#Buying Guide

Prescription & Lenses

Learn about the lenses you can choose for your new pair, from refractive errors to prescription types. A short guide to help you learn how to read a glasses prescription so you can order your new set of eyeglasses as quickly as possible.

Prescription and Lens Guide

Explaining Eye Conditions

Refractive errors can affect our vision and eyes in a variety of ways. Some errors affect our distance vision, making distant objects blurry, and some affect our close up vision, making it difficult to read books and menus. Some errors affect both our distance and close up vision, leaving our vision blurry at any distance.

Myopic Eye


When you have myopia, you are nearsighted. The length of the eye is longer than it needs to be. Someone who’s myopic has difficulty seeing things far away because the image is formed in front of the retina. However, s/he sees well close-up. The more a person is myopic, the closer they need to get to an object to see it clearly.


When you have hyperopia, you are far-sighted. The length of the eye is shorter than it needs to be, so the lens struggles to focus when looking at distant objects. When looking at near objects, the lens has to focus even more, leading to eye strain, headache and blurred vision.
Astigmatic Eye


Astigmatism is mainly caused by an irregular curvature of the cornea. As a result, the image is not formed properly on the retina, but distorted according to the curvature of the cornea. Astigmatism may be combined with other eyesight problems such as hypermetropia or  myopia.

Presbyopic Eye


Presbyopia is not a visual defect but a natural evolution of our vision. No one is born with presbyopia but we all develop it. The normally flexible lens of the eye loses elasticity, and its ability to focus on nearby objects. It affects both women and men from the early 40’s onwards.

Understanding Your Prescription

Reading eyeglass prescriptions doesn't require special training or a medical degree—we've broken it down and simplified everything to make your online ordering experience a piece of cake! But, if you don’t have the time to peruse the instructions, leave the prescription fields blank. You can upload your prescription or call in your order.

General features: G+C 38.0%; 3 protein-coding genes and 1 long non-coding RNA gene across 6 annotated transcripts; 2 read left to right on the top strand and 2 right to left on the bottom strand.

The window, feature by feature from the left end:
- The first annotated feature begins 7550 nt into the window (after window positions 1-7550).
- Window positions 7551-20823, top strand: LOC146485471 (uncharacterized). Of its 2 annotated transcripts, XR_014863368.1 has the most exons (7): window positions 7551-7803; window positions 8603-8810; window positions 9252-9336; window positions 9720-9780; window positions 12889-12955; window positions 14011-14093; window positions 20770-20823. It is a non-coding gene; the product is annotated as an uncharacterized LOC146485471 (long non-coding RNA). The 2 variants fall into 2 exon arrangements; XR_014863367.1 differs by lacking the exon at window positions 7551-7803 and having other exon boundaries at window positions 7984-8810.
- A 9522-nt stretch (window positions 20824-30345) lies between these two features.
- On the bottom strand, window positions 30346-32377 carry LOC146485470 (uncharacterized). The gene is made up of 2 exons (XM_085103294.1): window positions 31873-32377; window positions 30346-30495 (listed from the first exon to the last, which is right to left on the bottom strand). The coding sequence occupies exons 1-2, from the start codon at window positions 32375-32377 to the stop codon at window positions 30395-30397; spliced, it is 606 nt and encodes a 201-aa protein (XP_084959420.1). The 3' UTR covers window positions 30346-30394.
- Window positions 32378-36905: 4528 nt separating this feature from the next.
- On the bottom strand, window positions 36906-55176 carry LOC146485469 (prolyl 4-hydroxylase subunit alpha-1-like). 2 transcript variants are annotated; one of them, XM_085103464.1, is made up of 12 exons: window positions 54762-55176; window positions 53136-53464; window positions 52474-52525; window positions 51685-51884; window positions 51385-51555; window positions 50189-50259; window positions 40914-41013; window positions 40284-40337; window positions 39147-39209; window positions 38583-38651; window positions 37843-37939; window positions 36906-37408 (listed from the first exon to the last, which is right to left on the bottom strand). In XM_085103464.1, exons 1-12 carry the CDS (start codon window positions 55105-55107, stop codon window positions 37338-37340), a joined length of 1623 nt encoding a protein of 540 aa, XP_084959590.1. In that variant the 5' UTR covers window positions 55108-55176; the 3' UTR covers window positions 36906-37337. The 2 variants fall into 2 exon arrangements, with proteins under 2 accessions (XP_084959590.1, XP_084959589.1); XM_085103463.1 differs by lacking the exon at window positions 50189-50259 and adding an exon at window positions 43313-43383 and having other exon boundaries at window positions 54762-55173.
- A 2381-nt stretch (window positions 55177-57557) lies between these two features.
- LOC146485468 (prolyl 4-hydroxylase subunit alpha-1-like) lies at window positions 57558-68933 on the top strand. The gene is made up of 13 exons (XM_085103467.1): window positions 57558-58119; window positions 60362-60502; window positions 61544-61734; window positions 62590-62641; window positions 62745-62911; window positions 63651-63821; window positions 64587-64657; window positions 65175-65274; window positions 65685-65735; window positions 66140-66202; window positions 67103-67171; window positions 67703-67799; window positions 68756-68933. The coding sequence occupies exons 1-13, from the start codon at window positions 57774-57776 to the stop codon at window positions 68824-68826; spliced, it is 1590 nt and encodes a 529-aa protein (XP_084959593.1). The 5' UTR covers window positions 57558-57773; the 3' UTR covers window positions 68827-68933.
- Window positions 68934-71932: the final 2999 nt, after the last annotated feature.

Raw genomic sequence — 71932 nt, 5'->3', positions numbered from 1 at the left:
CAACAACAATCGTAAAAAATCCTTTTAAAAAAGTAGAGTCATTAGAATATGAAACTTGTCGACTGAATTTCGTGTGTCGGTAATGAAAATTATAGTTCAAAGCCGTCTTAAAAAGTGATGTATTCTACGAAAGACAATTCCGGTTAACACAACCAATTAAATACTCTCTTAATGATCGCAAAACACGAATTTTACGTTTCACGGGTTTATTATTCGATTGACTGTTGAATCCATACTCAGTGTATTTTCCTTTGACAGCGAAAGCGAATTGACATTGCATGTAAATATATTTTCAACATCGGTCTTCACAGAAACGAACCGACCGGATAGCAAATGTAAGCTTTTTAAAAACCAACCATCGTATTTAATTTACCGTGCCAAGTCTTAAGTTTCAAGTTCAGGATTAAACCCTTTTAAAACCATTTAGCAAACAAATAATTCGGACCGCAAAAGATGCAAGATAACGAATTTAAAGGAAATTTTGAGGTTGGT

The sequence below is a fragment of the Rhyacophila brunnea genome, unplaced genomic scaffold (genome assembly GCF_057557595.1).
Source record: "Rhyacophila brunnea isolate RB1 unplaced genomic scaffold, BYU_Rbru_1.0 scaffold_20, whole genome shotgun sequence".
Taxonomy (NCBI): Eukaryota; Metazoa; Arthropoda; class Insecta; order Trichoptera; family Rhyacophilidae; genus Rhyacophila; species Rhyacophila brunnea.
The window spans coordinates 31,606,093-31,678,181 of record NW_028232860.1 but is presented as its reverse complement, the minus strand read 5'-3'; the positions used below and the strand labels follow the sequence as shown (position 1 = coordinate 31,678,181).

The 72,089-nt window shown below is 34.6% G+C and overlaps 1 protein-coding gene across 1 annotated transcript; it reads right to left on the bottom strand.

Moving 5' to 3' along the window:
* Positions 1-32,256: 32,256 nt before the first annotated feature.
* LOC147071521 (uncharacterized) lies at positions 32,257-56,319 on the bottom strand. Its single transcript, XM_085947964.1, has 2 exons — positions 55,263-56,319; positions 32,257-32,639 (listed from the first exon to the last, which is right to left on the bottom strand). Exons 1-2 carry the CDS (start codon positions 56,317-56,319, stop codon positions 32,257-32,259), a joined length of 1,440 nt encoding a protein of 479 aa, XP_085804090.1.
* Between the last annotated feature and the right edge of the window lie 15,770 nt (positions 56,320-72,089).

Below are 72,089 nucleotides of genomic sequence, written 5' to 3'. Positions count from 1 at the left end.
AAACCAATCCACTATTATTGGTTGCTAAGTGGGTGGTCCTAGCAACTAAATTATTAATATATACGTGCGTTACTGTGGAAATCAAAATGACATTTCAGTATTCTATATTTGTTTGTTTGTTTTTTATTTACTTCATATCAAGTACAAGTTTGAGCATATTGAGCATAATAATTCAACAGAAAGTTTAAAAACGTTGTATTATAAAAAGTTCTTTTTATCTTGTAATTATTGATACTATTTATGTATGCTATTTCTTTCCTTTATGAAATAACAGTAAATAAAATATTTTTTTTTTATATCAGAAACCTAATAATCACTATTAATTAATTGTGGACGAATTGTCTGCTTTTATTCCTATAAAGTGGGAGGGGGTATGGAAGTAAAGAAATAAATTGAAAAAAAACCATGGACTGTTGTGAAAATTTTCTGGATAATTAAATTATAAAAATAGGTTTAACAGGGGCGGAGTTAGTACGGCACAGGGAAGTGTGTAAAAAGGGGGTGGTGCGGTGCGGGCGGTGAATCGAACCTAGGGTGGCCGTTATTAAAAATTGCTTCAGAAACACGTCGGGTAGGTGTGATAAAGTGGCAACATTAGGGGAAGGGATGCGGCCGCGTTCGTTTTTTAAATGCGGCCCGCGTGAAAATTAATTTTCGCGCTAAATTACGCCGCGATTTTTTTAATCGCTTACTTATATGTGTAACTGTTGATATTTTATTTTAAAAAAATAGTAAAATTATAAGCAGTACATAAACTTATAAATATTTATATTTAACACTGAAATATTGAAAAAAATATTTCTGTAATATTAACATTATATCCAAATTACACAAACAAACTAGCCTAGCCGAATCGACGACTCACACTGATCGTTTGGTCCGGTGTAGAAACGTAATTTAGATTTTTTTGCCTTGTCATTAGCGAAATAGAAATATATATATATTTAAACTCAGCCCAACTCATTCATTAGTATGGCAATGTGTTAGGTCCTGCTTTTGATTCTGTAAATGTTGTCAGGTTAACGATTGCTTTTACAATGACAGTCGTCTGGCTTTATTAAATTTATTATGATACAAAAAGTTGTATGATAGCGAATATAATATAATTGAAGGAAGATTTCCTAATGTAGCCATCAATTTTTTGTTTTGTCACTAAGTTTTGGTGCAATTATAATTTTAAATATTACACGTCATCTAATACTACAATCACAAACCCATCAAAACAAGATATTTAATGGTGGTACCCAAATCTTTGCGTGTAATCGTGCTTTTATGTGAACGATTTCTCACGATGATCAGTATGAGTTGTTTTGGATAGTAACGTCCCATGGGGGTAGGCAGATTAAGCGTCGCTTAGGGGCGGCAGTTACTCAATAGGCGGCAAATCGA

Prescription Example
  • O.D. stands for Oculus Dexter or Right Eye
  • O.S. stands for Oculus Sinister or Left Eye

SPH. (or Sphere) number indicates if you have nearsighted or farsighted vision. It is measured in a unit called a diopter or, “D.” If you are nearsighted, this measurement will be a negative number with a ( – ) symbol. If you’re farsighted, this measurement is usually a positive number with a ( + ) symbol. The higher the number, the stronger the correction.

CYL (or Cylinder) indicates astigmatism, a condition where the cornea is irregularly shaped and not perfectly sphere in shape causing blurred or distorted vision. It also tells the lens strength needed to fix it. If this column is blank, it means you don’t have an astigmatism.

AXIS reflects the exact orientation of your astigmatism, measured in degrees from 1° to 180°. It is always present along with your CYL prescriptions. If your prescription holds a CYL value and no axis or vice versa, it is incomplete.

ADD is added magnifying power in the lower part of a multi-focal lens. It’s used to correct presbyopia which is the inability to focus on close objects. If you need a bifocal or progressive lens, there will be an ADD

P.D. (or Pupillary Distance) is an important measurement from the center of one eye to the center of another. This is used to mark the exact optical center in your lenses which further helps to view things properly and without any eye strain.

If the P.D. is missing  from your prescription, find out how to measure in next section.

Measure your Pupillary Distance

Your PD is an important part of your glasses prescription that makes sure you’re looking through the best spot in your lenses for clear vision. It is recommended for all kinds of prescription lenses, but compulsory in Bifocal/ Progressive Lenses.

Pupillary Distance (PD) the distance between the centres of your pupils (the black bits in the middle of the eyes).

If your eye doctor won’t provide you your PD, don’t worry!  Have a look through our step-by-step guide that tells you how you can easily measure your PD at home.

How to Calculate your Pupillary Distance (PD)?

Tools Needed

Millimeter Ruler

Pen / Marker


Measuring your PD :

Pupillary Distance Step 1

Step 1

Stand about 8 inches or 20 cm away from a mirror.

Pupillary Distance Step 2

Step 2

Hold the ruler over your eyes. And keep the zero over your left pupil.

Pupillary Distance Step 3

Step 3

Close your left eye, and open your right eye while looking straight. The number directly over your right pupil is your PD.

Pupillary Distance Step 4

Step 4

Just to be sure, measure a few more times to make sure you get the same number. You want it to be accurate.

For reading glasses :

Follow the same method but take away 3mm from the distance number. So, if your measurement is 60mm, then your PD for reading glasses will be 57mm.